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Jennifer Lawrence and Bradley Cooper in a scene from “Silver Linings Playbook”
Jennifer Lawrence and Bradley Cooper in a scene from “Silver Linings Playbook”

TIFF 2012

‘Silver Linings Playbook’ wins People’s Choice Award at TIFF Add to ...

The BlackBerry People’s Choice winner at this year’s Toronto International Film Festival awards was David O. Russell’s Silver Linings Playbook, starring Bradley Cooper as a depressed high-school teacher who is released from a psychiatric hospital into his parents’ care and becomes involved with a young widow (Jennifer Lawrence).

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The film, which earned particular critical praise for Lawrence, beat out Ben Affleck’s Iran hostage thriller, Argo, and Israeli director Eran Riklis’s Zaytoun, a feel-good drama about the friendship between an Israeli pilot (Stephen Dorff) and a Palestinian refugee boy during the 1982 Lebanese war.

A mistimed congratulatory tweet sent to director Russell by TIFF director Cameron Bailey created a major spoiler at the start of Sunday’s awards brunch at the Intercontinental Hotel. Later, when it came time to present the award, Bailey said, “I’d like to announce, or re-announce, the winner of the Blackberry People’s Choice award.”

Based on Matthew Quick’s 2010 novel, the film drew standing ovations during its public screenings and is now being touted as an Oscar front-runner, along with another Weinstein Company film, Paul Thomas Anderson’s The Master, which had its North American premiere at the festival.

TIFF audience-award winners have earned 105 Oscar nominations since 1978 – including 10 best picture nominations – and are considered a strong indicator of Academy Award choices.

But the success of Silver Linings, a film from the director of The Fighter (2010) and promoted at Cannes, could not be described as a surprise. Overall, it was a relatively low-buzz, predictable year at TIFF, with some of the biggest films, The Master, Terrence Malick’s To the Wonder and Sarah Polley’s well-received family documentary, Stories We Tell, all debuting at Venice, before Toronto.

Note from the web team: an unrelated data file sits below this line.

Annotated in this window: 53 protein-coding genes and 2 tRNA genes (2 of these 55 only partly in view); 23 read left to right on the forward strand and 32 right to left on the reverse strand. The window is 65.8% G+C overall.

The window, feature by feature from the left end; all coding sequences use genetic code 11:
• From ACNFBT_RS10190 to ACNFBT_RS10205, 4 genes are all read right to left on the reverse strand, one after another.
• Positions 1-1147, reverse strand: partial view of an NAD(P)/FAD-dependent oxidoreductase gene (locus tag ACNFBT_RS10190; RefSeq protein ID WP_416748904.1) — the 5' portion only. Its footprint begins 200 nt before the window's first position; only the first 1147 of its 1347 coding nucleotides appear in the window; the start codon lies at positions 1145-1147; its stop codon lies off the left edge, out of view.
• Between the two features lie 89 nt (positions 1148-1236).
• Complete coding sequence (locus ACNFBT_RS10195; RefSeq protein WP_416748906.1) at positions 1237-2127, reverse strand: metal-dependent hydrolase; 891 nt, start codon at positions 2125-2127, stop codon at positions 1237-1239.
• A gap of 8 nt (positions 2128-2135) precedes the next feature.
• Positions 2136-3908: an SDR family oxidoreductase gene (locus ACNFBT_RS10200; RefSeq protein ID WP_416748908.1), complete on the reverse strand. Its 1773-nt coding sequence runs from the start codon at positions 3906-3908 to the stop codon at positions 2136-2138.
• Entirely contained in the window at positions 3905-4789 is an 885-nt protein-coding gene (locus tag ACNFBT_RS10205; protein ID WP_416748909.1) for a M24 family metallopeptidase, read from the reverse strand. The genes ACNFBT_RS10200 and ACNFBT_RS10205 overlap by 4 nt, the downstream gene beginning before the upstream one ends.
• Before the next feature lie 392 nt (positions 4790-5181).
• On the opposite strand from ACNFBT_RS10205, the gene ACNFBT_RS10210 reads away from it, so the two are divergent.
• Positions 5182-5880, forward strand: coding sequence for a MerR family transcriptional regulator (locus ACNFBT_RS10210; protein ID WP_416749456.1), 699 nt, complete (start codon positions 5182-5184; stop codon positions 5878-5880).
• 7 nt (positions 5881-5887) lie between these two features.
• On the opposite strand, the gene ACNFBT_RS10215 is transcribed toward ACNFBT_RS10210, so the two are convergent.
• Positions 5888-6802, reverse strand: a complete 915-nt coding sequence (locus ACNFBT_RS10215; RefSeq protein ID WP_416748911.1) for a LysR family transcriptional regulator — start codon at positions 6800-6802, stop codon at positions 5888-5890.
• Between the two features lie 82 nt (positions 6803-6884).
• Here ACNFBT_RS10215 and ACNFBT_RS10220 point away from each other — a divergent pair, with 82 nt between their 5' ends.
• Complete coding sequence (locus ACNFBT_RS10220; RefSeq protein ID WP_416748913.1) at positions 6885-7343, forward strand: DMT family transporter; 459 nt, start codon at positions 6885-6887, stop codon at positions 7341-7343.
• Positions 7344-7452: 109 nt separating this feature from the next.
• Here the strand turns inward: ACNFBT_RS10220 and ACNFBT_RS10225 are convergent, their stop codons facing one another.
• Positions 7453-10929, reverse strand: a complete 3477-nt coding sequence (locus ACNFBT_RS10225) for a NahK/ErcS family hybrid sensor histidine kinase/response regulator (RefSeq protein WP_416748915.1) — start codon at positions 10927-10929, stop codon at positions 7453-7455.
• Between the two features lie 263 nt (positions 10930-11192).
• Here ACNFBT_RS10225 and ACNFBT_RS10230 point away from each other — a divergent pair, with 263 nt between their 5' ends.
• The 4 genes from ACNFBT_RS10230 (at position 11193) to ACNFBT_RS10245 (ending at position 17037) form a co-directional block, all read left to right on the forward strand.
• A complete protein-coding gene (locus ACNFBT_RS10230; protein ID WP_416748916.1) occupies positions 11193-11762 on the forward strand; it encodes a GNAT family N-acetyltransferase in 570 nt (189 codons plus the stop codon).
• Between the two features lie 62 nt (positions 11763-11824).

The reception from critics here confirmed The Master’s status as a critical hit, while somewhat softening Venice critics’ harsh response to Malick’s camera-twirling fable of spiritual love.

The award for the best Canadian film feature went to Quebec director Xavier Dolan’s long and lavish transgender romance, Laurence Anyways, which won over Kim Nguyen’s well-regarded child soldier drama, Rebelle (War Witch), and Deepa Mehta’s epic adaptation of Salman Rushdie’s novel of post-partition India, Midnight’s Children.

Dolan, in accepting the award and its $30,000 cheque, said he was genuinely surprised by the film’s win. He thanked his producer Lyse Lafontaine for supporting a challenging movie that “is as scary for people to go see as it was for us to do.”

The award for best Canadian first feature had two winners, Brandon Cronenberg’s Antiviral, a sci-fi film about a black market in viruses that have been carried by celebrities, and Jason Buxton’s Blackbird, about a Goth student wrongfully accused of plotting a school massacre. Deco Dawson’s documentary on Quebec-born surrealist artist Jean Benoit, Keep a Modest Head, won the Canadian short film prize, with Trailer Park Boys director Mike Clattenburg’s Crackin’ Down Hard getting an honourable mention.

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